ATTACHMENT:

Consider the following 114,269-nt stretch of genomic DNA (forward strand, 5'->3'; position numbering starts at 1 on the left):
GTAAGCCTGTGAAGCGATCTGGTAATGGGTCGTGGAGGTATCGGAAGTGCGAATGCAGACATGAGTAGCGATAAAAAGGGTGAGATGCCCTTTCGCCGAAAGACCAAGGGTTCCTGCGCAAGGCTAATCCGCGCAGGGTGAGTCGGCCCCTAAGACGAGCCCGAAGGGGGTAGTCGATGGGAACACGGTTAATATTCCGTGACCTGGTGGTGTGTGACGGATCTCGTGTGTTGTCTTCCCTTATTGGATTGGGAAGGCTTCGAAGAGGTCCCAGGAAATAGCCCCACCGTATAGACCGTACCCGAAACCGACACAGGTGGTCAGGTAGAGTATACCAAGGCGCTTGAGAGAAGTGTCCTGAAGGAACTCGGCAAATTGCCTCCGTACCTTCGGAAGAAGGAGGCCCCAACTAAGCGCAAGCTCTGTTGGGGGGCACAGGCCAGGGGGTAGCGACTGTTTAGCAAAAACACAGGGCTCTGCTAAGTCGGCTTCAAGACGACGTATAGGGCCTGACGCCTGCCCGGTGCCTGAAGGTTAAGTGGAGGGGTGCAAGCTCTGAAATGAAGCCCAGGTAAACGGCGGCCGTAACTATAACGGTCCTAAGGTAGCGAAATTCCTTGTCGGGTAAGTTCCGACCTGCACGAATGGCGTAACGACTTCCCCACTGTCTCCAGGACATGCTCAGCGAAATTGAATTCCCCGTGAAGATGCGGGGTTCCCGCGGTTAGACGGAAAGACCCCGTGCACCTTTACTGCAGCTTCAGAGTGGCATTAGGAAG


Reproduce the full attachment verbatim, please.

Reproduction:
Consider the following 114,269-nt stretch of genomic DNA (forward strand, 5'->3'; position numbering starts at 1 on the left):
GTAAGCCTGTGAAGCGATCTGGTAATGGGTCGTGGAGGTATCGGAAGTGCGAATGCAGACATGAGTAGCGATAAAAAGGGTGAGATGCCCTTTCGCCGAAAGACCAAGGGTTCCTGCGCAAGGCTAATCCGCGCAGGGTGAGTCGGCCCCTAAGACGAGCCCGAAGGGGGTAGTCGATGGGAACACGGTTAATATTCCGTGACCTGGTGGTGTGTGACGGATCTCGTGTGTTGTCTTCCCTTATTGGATTGGGAAGGCTTCGAAGAGGTCCCAGGAAATAGCCCCACCGTATAGACCGTACCCGAAACCGACACAGGTGGTCAGGTAGAGTATACCAAGGCGCTTGAGAGAAGTGTCCTGAAGGAACTCGGCAAATTGCCTCCGTACCTTCGGAAGAAGGAGGCCCCAACTAAGCGCAAGCTCTGTTGGGGGGCACAGGCCAGGGGGTAGCGACTGTTTAGCAAAAACACAGGGCTCTGCTAAGTCGGCTTCAAGACGACGTATAGGGCCTGACGCCTGCCCGGTGCCTGAAGGTTAAGTGGAGGGGTGCAAGCTCTGAAATGAAGCCCAGGTAAACGGCGGCCGTAACTATAACGGTCCTAAGGTAGCGAAATTCCTTGTCGGGTAAGTTCCGACCTGCACGAATGGCGTAACGACTTCCCCACTGTCTCCAGGACATGCTCAGCGAAATTGAATTCCCCGTGAAGATGCGGGGTTCCCGCGGTTAGACGGAAAGACCCCGTGCACCTTTACTGCAGCTTCAGAGTGGCATTAGGAAG